As I stated before, Bush’s battering on Saturday Night Live and other post-debate analysis coupled with reports of Kerry’s big bounce are certain to amplify Bush’s problems. If Kerry’s smart (as he proved he was Thursday night), he’ll use this momentum to correct his campaign’s biggest strategic error of the race thus far and insist they start advertising hot and heavy in Missouri and Arkansas again.

    Bottom line: if Bush doesn’t do demonstrably better or Kerry demonstrably worse this Friday night, Bush is in serious trouble. I’m expecting soft Kerry states (New Jersey, Minnesota, Pennsylvania) to become much harder in the next round of state polling, and for Florida and possibly even Ohio to start narrowing again (your buddies at Rasmussen are already showing it a one-point race again in OH).

  5. There was no nine-point bounce. Newsweek and Gallup are both relying on dodgy figures. Rassmussen, Democracy Corps, and the ABC and Gallup snap polls all showed at most a two-point bounce for Kerry – if that.

  6. Gallup had Kerry behind by eight as recently as last week. Now they’re tied. That’s close enough to a nine-point bounce for me. You look nervous, Jay. Calm down a little bit… 🙂

  7. The Bush campaign made two fundamental mistakes in the debate. First, Bush should simply have picked up more on the many Kerry gaffes and contradictions — Saturday Night Live did an excellent job at this! Second, the campaign should have agreed to debates only on a Tuesday (Monday would have been better, but MNF is clearly the issue here). Weekend polling — Saturday in particular — consisently shows a much smaller Bush lead than polls taken Monday through Thursday because conservatives are underrepresented in these polls. By having the debate on a Thursday, the only polling that came out right after the debate was conducted Friday through Sunday, yielding the worst possible set of results for Bush.

  8. Mr. Mike, Republicans are less likely to have jobs than Democrats (think housewives versus single working mothers). Whatever disadvantage you claim the GOP has on the weekend, presumably because they’re either in church for 48 hours or out partying on their yachts, the Democrats would have an equal disadvantage on the weekdays when they’re in the factory, at least the ones that haven’t moved to China yet.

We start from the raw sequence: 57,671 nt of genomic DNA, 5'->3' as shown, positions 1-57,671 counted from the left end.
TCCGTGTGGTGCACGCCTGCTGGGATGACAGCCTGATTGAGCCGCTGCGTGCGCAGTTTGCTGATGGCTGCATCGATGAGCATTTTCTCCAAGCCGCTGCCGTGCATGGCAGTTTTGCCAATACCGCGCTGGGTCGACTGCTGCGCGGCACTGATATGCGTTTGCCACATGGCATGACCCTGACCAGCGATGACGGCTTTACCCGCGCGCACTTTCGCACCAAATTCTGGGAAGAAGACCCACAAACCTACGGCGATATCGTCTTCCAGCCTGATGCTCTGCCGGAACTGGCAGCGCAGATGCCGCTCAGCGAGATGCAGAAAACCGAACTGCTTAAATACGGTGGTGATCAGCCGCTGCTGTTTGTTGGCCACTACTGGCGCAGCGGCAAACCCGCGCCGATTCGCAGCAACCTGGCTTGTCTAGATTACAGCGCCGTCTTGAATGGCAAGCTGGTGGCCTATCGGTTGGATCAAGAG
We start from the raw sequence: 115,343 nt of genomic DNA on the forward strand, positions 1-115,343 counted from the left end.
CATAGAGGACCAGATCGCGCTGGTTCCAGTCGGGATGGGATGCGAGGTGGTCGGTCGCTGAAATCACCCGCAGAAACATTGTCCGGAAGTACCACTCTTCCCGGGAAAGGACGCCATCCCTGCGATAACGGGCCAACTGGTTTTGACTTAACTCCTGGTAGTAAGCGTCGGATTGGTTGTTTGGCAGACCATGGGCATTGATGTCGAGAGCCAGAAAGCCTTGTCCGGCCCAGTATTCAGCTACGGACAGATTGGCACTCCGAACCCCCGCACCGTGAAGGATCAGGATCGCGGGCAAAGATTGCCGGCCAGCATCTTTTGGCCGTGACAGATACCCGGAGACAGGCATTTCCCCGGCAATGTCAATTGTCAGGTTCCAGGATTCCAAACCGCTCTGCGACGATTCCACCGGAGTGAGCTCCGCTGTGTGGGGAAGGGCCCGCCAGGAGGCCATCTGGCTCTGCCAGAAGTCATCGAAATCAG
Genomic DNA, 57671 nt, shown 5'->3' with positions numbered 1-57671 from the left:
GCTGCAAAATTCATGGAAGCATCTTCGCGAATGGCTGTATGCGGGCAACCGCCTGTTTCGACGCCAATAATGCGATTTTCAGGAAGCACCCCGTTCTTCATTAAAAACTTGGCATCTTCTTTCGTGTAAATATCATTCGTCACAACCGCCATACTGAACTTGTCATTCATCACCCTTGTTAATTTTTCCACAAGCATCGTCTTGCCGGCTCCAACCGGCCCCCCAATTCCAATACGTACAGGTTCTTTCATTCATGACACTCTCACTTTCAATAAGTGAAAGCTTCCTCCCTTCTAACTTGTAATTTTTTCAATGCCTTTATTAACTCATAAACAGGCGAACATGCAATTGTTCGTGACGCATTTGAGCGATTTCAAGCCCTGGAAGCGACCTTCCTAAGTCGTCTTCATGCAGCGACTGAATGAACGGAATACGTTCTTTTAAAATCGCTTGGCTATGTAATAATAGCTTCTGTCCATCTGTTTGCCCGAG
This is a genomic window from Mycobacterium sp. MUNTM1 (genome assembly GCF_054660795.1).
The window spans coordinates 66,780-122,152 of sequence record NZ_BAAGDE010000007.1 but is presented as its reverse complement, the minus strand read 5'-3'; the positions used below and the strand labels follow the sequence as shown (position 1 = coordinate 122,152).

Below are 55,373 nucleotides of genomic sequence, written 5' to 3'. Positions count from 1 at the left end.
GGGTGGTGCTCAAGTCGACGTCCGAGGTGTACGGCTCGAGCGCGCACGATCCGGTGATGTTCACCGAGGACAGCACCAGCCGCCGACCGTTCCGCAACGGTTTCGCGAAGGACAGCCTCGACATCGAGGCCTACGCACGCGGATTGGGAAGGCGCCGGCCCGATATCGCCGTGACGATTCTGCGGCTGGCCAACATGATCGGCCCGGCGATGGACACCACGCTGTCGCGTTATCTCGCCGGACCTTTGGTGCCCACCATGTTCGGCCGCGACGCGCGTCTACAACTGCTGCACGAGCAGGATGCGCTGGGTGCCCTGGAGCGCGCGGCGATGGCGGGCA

9. Mark, so you are using speclatory evidence to support the claim that democrats have more jobs than republicans. Since when does one’s party affiliation effect one’s job placability? Can you link to any substantial evidence that proves democrats are have more jobs than republicans?

    And the Yachts joke simply parrots Al Franken’s on his Yahoo! commerical. Lame.

    I would consider it damning if we say a quick and large turn around in the polls against Bush. But we have not. I think the overall effect of individual debates will either be mis-measured (due to the delay in truely observing its effects) and the cross-pollentation of having many debates in a short period of time. For example, by time we truely start seeing the effect of Thursday’s debate, we’ll all be talking about the Vice Prez. debates.

  10. Chris, how is my evidence any more “speculatory” than the preposterous charge that weekend polls favor us Satan-worshipping Democrats who spend our Sunday mornings burning bibles next to the telephone while pious Republicans are spending the day in church and missing all the calls from Newsweek pollsters? I was merely trying to dispel the false credibility of Bush shills convincing themselves that every poll making their guy look bad is some sort of vast left-wing conspiracy undertaken by pollsters.

    As for my yachts remark, it was made without any knowledge of “Al Franken Yahoo ads”. I didn’t know such creatures existed, but would happy to see them if you led me in their direction.

  11. Actually it also has a lot to do with marriage as well. Married couples tend to be far more Republican than unmarried people, and you’re far less likely to get someone who is married with kids to talk to a pollster for 20 minutes on a weekend.

    The facts don’t lie – weekend polls shift more Democratic than do weekday polls.